You can’t real talk about Hopkins without talking about "sprung rhythm," the name Hopkins gives to the rhythm he uses in his poetry. Instead of alternating stressed and unstressed syllables, Hopkins grouped stressed syllables together. This could create a rush, such as we experience in the line "brown brink eastward, springs," or a crisp stopping sensation, such as we get from the line "nor can foot feel" (12, 8). Keep in mind that these are just a few examples. For more on sprung rhythm, you can read this article, called "Gerard Manley Hopkins: Sprung rhythm is the most natural of things."
God’s Grandeur follows the basic form of an Italian sonnet. An Italian sonnet has fourteen lines, eight in the first section (called the "octave"), and six lines in the second section (called the "sestet"). Traditionally the octave and the sestet are not separated into separate stanza’s like here. Hopkins’ division emphasizes the contrast between the first and second stanza.
The poem does follow the rhyme scheme of the tradition Italian sonnet, that is ABBAABBA and then CDCDCD. In the first stanza, the first, fourth, fifth and eighth lines rhyme with each other, and the second, third, sixth and seventh lines rhyme with each other. In the second stanza, the ninth, eleventh, and thirteenth lines rhyme with each other, and the tenth, twelfth, and fourteenth lines rhyme with each other.
That’s just the surface of Hopkins’s rhyme scheme. There is rhyming going on inside the poem too. End rhymes "God," "rod" and "shod" also rhyme with the repeated "trod" of line five. You could analyze this complex relationship for a unique paper. How might this relate the painful internal rhyme of "seared" bleared" and "smeared" of line six?
Other than the third line (which has twelve syllables), each line has ten syllables. Yet, its meter is not what is often found in iambic pentameter. (In iambic pentameter a stressed syllable is followed by an unstressed syllable or vice-versa.) Instead, Hopkins uses what he calls "sprung rhythm," his big claim to fame. (See "Calling Card" for more.)
In sprung rhythm, this relationship between stressed and unstressed syllables have more complicated relationships. For Hopkins, this means that whether or not a syllable is stressed or unstressed is guided by the desire to express the distinctive "whatness" (as Hopkins called it) of each thing.
"Shining from shook foil" is a great example. The syllables we stress naturally when speaking are in bold. This rhythm surprises us, even after repeated readings, in the way it makes us use our breath, and in the way it speeds us up or slows us down.
The result of this fusion of tradition and innovation is an ordered disorder. Gerard Manley Hopkins uses the traditional sonnet as a playground for his experiment, where hope and despair often combine in a single word or image, and everything seems both incredibly mysterious, but also surprisingly clear.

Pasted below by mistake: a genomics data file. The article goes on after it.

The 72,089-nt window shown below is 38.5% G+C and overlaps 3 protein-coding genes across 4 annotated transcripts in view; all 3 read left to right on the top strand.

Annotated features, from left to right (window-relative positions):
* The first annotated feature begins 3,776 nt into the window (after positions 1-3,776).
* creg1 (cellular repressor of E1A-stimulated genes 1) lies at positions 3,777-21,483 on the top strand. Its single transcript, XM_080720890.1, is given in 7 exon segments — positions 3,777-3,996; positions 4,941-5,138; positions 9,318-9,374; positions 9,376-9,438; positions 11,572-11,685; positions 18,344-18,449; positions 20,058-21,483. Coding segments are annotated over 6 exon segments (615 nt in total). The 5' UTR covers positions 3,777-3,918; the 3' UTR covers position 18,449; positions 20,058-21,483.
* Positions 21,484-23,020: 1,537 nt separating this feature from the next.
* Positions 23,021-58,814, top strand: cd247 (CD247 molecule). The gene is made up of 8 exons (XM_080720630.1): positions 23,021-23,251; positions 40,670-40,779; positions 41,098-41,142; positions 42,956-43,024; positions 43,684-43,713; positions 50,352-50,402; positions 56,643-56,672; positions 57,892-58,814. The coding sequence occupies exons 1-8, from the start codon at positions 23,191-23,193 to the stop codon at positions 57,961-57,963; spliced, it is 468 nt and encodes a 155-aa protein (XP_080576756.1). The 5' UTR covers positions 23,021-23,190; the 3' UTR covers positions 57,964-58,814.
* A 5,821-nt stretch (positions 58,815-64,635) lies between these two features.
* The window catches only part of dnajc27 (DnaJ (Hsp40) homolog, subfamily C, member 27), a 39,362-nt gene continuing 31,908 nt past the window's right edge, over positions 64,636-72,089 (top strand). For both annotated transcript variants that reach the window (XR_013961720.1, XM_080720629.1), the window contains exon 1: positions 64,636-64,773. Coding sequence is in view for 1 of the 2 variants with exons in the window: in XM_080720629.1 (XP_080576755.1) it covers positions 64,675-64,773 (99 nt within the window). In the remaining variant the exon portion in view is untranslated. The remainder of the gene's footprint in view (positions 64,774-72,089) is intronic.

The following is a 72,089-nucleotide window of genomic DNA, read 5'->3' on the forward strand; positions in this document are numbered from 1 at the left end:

Welcome to the land of symbols, imagery, and wordplay. Before you travel any further, please know that there may be some thorny academic terminology ahead. Never fear, Shmoop is here. Check out our "How to Read a Poem" section for a glossary of terms.
The first stanza of the poem can be a bit of a downer. Luckily, the problems seem to lie of the surface of the earth, and the surface of the people who live on it.
English poet Alexander Pope said, "Hope springs eternal in the human breast." Our speaker might not quite agree precisely with Pope, but he is still a fairly hopeful person. Hope is found in the passage of time, (i.e., the sun continuing to rise in the east every morning), and in the belief of a divine force with which we can interact positively.
Hopkins probably wrote the poem in the late 1800s. Industrialization was going strong, but was nothing like what we see today. Like American poet, Walt Whitman, a favorite of his, Hopkins placed great hope in the natural world. As is probably obvious, this poem thinks that the needs of industry and the needs of nature (and people) are at odds.
If there is sex in this poem, it isn’t obvious. In fact, sex doesn’t seem to enter the picture at all in “God’s Grandeur.”
But wait, maybe it does.
In the biography Gerard Manley Hopkins: A Very Private Life, author Robert Bernard Martin argues that Hopkins often uses sexual metaphors to talk about his religious feelings. In Julia F. Saville's book, A Queer Chivalry: The Homoerotic Asceticism of Gerard Manley Hopkins, Saville argues (as you might have guessed from the title) that Hopkins’s poetry contains homoerotic aspects.
How does that relate to this poem? Well, one could imagine that phrases like "man’s smudge" and "man’s smell" might have something to do with sex. What do you think?